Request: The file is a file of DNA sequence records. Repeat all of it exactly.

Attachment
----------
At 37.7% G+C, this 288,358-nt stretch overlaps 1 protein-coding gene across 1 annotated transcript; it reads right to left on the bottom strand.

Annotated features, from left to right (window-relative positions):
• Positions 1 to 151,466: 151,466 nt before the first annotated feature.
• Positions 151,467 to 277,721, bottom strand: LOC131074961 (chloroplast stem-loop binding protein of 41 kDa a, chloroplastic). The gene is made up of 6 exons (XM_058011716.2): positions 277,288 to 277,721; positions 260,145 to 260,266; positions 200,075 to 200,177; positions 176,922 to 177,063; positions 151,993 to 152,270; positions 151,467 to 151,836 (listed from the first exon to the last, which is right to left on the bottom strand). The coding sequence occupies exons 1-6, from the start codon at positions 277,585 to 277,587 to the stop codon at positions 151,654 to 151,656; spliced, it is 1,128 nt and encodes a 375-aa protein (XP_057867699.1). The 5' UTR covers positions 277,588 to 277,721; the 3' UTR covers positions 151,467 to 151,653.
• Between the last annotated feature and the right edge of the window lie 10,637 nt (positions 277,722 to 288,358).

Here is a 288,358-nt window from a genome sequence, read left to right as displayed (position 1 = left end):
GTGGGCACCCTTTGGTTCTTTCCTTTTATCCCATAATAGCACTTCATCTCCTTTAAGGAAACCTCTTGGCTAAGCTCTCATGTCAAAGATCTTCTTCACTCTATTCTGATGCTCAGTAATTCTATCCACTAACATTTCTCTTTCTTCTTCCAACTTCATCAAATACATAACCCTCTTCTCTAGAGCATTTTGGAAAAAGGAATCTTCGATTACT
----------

At 37.7% G+C, this 288,358-nt stretch overlaps 1 protein-coding gene across 1 annotated transcript; it reads right to left on the bottom strand.

Annotated features, from left to right (window-relative positions):
• Positions 1 to 151,466: 151,466 nt before the first annotated feature.
• Positions 151,467 to 277,721, bottom strand: LOC131074961 (chloroplast stem-loop binding protein of 41 kDa a, chloroplastic). The gene is made up of 6 exons (XM_058011716.2): positions 277,288 to 277,721; positions 260,145 to 260,266; positions 200,075 to 200,177; positions 176,922 to 177,063; positions 151,993 to 152,270; positions 151,467 to 151,836 (listed from the first exon to the last, which is right to left on the bottom strand). The coding sequence occupies exons 1-6, from the start codon at positions 277,585 to 277,587 to the stop codon at positions 151,654 to 151,656; spliced, it is 1,128 nt and encodes a 375-aa protein (XP_057867699.1). The 5' UTR covers positions 277,588 to 277,721; the 3' UTR covers positions 151,467 to 151,653.
• Between the last annotated feature and the right edge of the window lie 10,637 nt (positions 277,722 to 288,358).

Here is a 288,358-nt window from a genome sequence, read left to right as displayed (position 1 = left end):
GTGGGCACCCTTTGGTTCTTTCCTTTTATCCCATAATAGCACTTCATCTCCTTTAAGGAAACCTCTTGGCTAAGCTCTCATGTCAAAGATCTTCTTCACTCTATTCTGATGCTCAGTAATTCTATCCACTAACATTTCTCTTTCTTCTTCCAACTTCATCAAATACATAACCCTCTTCTCTAGAGCATTTTGGAAAAAGGAATCTTCGATTACT